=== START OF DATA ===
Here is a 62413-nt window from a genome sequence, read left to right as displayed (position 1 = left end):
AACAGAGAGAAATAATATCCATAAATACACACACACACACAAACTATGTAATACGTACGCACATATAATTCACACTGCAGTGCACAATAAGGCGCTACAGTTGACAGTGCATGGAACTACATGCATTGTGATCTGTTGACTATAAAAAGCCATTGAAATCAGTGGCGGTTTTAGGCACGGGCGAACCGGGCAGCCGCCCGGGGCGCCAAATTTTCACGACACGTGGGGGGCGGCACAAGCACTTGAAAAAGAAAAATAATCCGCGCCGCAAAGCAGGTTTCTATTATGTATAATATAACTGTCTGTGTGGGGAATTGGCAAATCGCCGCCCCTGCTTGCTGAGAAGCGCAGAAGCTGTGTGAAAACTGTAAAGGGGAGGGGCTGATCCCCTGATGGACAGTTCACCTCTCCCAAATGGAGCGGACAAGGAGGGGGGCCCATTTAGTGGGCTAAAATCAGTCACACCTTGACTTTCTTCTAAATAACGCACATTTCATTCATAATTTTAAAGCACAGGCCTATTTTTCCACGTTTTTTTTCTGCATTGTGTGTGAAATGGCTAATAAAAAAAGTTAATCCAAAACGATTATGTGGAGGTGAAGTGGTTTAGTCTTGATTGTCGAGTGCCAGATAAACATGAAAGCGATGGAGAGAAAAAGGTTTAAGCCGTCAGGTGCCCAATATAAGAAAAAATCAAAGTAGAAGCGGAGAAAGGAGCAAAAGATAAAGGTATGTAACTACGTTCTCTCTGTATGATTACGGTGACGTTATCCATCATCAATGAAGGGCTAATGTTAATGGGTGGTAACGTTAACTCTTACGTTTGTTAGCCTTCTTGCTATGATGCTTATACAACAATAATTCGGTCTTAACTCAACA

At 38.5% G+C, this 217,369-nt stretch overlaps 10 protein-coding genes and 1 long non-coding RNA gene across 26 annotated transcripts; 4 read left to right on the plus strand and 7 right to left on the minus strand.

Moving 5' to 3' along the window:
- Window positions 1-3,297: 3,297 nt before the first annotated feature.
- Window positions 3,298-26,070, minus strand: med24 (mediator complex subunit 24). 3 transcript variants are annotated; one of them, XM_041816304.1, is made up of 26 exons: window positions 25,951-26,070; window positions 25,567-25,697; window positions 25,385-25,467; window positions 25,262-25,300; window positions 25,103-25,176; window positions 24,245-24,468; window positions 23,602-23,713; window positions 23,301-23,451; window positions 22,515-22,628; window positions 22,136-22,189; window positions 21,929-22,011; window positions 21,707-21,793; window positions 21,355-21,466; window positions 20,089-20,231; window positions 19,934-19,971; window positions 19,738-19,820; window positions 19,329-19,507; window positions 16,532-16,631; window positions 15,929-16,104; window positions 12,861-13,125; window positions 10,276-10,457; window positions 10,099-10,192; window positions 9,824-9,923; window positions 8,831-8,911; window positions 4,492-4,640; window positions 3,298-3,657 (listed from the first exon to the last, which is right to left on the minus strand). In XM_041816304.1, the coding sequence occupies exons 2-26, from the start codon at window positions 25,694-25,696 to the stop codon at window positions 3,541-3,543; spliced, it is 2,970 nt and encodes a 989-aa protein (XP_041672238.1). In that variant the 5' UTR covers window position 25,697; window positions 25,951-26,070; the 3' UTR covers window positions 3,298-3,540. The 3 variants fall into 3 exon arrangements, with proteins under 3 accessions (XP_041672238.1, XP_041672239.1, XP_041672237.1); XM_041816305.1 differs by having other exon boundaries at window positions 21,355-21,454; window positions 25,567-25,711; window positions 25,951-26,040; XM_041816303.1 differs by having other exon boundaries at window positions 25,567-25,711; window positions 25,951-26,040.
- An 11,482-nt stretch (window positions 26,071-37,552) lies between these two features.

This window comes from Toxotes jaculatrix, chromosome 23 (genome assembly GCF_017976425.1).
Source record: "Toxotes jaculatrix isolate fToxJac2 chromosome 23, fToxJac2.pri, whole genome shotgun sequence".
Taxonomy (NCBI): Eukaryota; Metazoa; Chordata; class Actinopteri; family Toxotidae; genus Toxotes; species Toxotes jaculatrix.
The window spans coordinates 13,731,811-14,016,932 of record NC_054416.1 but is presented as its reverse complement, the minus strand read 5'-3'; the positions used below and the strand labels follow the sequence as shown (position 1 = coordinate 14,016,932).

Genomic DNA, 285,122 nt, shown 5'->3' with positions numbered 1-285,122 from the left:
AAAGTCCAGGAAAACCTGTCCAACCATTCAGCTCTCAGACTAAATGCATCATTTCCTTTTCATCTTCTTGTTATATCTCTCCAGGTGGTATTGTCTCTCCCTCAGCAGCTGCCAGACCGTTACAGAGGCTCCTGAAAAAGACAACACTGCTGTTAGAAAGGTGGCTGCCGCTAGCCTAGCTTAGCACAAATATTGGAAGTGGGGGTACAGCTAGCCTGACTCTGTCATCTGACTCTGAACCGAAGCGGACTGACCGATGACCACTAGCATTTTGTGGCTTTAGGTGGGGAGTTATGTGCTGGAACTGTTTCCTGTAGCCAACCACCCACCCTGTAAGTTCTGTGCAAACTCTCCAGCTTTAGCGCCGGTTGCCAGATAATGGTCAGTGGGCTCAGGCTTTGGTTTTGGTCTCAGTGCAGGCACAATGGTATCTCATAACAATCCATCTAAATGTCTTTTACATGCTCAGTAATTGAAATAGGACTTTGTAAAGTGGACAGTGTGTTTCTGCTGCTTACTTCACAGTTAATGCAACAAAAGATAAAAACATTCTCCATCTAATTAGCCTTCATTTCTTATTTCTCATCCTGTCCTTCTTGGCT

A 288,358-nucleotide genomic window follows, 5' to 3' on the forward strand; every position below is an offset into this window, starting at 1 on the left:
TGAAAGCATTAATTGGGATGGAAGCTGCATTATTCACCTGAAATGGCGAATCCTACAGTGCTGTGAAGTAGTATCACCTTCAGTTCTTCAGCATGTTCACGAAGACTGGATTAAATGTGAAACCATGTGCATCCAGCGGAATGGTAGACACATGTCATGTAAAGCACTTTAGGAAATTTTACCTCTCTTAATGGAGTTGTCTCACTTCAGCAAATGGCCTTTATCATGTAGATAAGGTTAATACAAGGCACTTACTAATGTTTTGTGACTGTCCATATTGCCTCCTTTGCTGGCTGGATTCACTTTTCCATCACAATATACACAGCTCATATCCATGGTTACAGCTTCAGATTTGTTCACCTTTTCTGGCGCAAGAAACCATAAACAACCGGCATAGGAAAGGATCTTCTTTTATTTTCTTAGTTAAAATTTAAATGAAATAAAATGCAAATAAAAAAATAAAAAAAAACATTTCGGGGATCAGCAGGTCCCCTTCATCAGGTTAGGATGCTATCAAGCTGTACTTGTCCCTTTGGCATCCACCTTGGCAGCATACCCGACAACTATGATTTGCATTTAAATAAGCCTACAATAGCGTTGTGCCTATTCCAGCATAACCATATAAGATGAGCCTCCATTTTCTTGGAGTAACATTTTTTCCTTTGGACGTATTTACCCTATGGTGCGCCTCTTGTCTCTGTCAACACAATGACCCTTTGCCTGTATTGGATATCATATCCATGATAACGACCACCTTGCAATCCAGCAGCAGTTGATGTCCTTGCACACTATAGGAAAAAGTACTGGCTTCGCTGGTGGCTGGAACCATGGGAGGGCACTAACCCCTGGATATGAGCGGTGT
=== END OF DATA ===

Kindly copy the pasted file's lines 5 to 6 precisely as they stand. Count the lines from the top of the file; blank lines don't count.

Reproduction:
- Window positions 1-3,297: 3,297 nt before the first annotated feature.
- Window positions 3,298-26,070, minus strand: med24 (mediator complex subunit 24). 3 transcript variants are annotated; one of them, XM_041816304.1, is made up of 26 exons: window positions 25,951-26,070; window positions 25,567-25,697; window positions 25,385-25,467; window positions 25,262-25,300; window positions 25,103-25,176; window positions 24,245-24,468; window positions 23,602-23,713; window positions 23,301-23,451; window positions 22,515-22,628; window positions 22,136-22,189; window positions 21,929-22,011; window positions 21,707-21,793; window positions 21,355-21,466; window positions 20,089-20,231; window positions 19,934-19,971; window positions 19,738-19,820; window positions 19,329-19,507; window positions 16,532-16,631; window positions 15,929-16,104; window positions 12,861-13,125; window positions 10,276-10,457; window positions 10,099-10,192; window positions 9,824-9,923; window positions 8,831-8,911; window positions 4,492-4,640; window positions 3,298-3,657 (listed from the first exon to the last, which is right to left on the minus strand). In XM_041816304.1, the coding sequence occupies exons 2-26, from the start codon at window positions 25,694-25,696 to the stop codon at window positions 3,541-3,543; spliced, it is 2,970 nt and encodes a 989-aa protein (XP_041672238.1). In that variant the 5' UTR covers window position 25,697; window positions 25,951-26,070; the 3' UTR covers window positions 3,298-3,540. The 3 variants fall into 3 exon arrangements, with proteins under 3 accessions (XP_041672238.1, XP_041672239.1, XP_041672237.1); XM_041816305.1 differs by having other exon boundaries at window positions 21,355-21,454; window positions 25,567-25,711; window positions 25,951-26,040; XM_041816303.1 differs by having other exon boundaries at window positions 25,567-25,711; window positions 25,951-26,040.